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University of Pittsburgh-Led Study Suggests Cystic Fibrosis Is Two Diseases, One Doesn’t Affect Lungs


7/23/2014 6:38:21 AM

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PITTSBURGH, July 17, 2014 – Cystic fibrosis (CF) could be considered two diseases, one that affects multiple organs including the lungs, and one that doesn’t affect the lungs at all, according to a multicenter team led by researchers at the University of Pittsburgh School of Medicine. The research, published online today in PLOS Genetics, showed that nine variants in the gene associated with cystic fibrosis can lead to pancreatitis, sinusitis and male infertility, but leave the lungs unharmed.

People with CF inherit from each parent a severely mutated copy of a gene called CFTR, which makes a protein that forms a channel for the movement of chloride molecules in and out of cells that produce sweat, mucus, tears, semen and digestive enzymes, said co-senior investigator David Whitcomb, M.D., Ph.D., chief of gastroenterology, hepatology and nutrition, Pitt School of Medicine. Without functional CFTR channels, secretions become thick and sticky, causing problems such as the chronic lung congestion associated with CF.

“There are other kinds of mutations of CFTR, but these were deemed to be harmless because they didn’t cause lung problems,” Dr. Whitcomb said. “We examined whether these variants could be related to disorders of the pancreas and other organs that use CFTR channels.”

Co-senior author Min Goo Lee, M.D., Ph.D., of Yonsei University College of Medicine in Seoul, Korea, conducted careful tests of CFTR in pancreatic cell models and determined that a molecular switch inside the cell called WINK1 made CFTR channels secrete bicarbonate rather than chloride molecules.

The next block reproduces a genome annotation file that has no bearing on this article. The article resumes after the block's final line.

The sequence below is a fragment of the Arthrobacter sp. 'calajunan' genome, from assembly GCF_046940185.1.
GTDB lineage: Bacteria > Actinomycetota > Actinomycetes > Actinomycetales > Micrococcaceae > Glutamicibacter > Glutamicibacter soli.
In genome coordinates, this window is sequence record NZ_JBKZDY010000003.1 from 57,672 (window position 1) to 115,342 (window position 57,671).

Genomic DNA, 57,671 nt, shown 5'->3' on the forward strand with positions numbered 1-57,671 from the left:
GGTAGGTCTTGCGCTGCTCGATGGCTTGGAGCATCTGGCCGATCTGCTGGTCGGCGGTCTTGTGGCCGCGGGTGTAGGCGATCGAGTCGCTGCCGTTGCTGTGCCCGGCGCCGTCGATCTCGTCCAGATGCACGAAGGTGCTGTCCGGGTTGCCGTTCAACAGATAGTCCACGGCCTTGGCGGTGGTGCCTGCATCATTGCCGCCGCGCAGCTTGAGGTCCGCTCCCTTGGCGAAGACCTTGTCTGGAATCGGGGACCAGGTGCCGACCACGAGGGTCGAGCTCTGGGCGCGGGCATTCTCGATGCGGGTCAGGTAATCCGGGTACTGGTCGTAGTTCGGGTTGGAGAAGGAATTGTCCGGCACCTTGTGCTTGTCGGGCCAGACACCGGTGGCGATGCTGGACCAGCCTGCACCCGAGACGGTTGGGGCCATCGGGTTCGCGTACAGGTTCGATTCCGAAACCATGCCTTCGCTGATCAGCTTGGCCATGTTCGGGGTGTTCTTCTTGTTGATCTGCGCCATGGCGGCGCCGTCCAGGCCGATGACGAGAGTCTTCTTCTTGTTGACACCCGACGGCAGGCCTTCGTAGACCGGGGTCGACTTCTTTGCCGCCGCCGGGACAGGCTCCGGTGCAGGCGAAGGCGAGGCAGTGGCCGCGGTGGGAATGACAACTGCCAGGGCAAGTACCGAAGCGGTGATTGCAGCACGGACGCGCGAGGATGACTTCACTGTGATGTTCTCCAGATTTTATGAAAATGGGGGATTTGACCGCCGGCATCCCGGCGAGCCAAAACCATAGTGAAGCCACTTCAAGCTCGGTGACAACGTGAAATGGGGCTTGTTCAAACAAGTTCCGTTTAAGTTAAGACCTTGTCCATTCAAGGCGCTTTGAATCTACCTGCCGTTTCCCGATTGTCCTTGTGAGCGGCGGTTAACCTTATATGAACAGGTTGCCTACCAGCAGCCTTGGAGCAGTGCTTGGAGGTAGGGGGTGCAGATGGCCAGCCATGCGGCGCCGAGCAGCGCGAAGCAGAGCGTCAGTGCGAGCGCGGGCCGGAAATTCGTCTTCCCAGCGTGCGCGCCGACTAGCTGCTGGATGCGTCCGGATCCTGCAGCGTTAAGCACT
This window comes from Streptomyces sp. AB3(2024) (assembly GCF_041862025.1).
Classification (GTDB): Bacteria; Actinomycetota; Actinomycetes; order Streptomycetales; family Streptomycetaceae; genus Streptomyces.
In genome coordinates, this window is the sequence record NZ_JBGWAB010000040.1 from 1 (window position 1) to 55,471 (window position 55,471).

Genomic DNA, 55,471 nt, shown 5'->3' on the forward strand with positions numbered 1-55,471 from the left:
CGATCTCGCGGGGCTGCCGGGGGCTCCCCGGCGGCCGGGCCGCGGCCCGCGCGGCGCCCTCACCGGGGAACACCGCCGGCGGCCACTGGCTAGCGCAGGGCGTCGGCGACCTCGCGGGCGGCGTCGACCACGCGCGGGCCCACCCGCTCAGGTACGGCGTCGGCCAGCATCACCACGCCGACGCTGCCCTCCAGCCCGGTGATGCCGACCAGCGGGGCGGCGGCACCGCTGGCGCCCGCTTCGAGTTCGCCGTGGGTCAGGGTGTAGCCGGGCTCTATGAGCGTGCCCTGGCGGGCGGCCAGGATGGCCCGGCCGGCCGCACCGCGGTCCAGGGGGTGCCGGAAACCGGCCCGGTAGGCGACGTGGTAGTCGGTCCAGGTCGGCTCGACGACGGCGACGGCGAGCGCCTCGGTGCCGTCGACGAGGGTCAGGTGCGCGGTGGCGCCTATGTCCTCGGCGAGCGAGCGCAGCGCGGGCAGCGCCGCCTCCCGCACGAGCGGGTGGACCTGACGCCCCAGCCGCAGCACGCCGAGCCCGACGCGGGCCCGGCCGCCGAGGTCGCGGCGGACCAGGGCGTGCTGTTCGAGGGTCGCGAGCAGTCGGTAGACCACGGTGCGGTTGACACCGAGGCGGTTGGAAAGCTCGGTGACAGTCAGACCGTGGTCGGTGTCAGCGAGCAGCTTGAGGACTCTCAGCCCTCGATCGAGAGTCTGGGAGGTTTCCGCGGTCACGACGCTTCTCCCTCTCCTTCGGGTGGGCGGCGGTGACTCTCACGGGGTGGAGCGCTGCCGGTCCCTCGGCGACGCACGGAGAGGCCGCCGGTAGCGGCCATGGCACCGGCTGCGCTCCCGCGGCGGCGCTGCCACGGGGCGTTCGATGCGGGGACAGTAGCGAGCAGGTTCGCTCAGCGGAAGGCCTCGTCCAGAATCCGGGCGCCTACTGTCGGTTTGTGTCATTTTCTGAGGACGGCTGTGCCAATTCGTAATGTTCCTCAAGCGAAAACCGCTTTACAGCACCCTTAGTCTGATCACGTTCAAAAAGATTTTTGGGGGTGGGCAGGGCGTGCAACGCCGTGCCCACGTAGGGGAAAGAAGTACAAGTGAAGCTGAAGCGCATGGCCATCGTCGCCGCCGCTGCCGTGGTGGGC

“Pancreas cells use CFTR to secrete bicarbonate to neutralize gastric acids,” Dr. Whitcomb said. “When that doesn’t happen, the acids cause the inflammation, cyst formation and scarring of severe pancreatitis.”

The research team found nine CFTR gene variants associated with pancreatitis after testing nearly 1,000 patients with the disease and a comparable number of healthy volunteers. They also learned that each variant could impair the WINK1 switch to prevent CFTR from becoming a bicarbonate-secreting channel.

Co-senior author Ivet Bahar, Ph.D., Distinguished Professor and John K. Vries Chair of Computational Biology, Pitt School of Medicine, built a computer model of the CFTR protein’s structure and determined that all the nine variants alter the area that forms the bicarbonate transport channel, thus impairing secretion of the molecule.

“It turns out that CFTR-mediated bicarbonate transport is critical to thin mucus in the sinuses and for proper sperm function,” Dr. Whitcomb said. “When we surveyed pancreatitis patients, there was a subset who said they had problems with chronic sinusitis. Of men over 30 who said they had tried to have children and were infertile, nearly all had one of these nine CFTR mutations.”

He added that identification of the mechanisms that cause the conditions make it possible to develop treatments, as well as to launch trials to determine if medications that are used by CF patients might have some benefit for those who do not have lung disease, but who carry the other mutations.

The team includes researchers from the University of Pittsburgh, the Mayo Clinic, Brigham and Women’s Hospital, and many other institutions that are part of the North American Pancreatitis Study Group.

The study was supported by National Institutes of Health grants DK061451, DK062420, GM086238, DK063922, CA047904 and RR024153; the Ministry for Health & Welfare, Republic of Korea; and Brain Korea 21 Project for Medical Sciences, Seoul.

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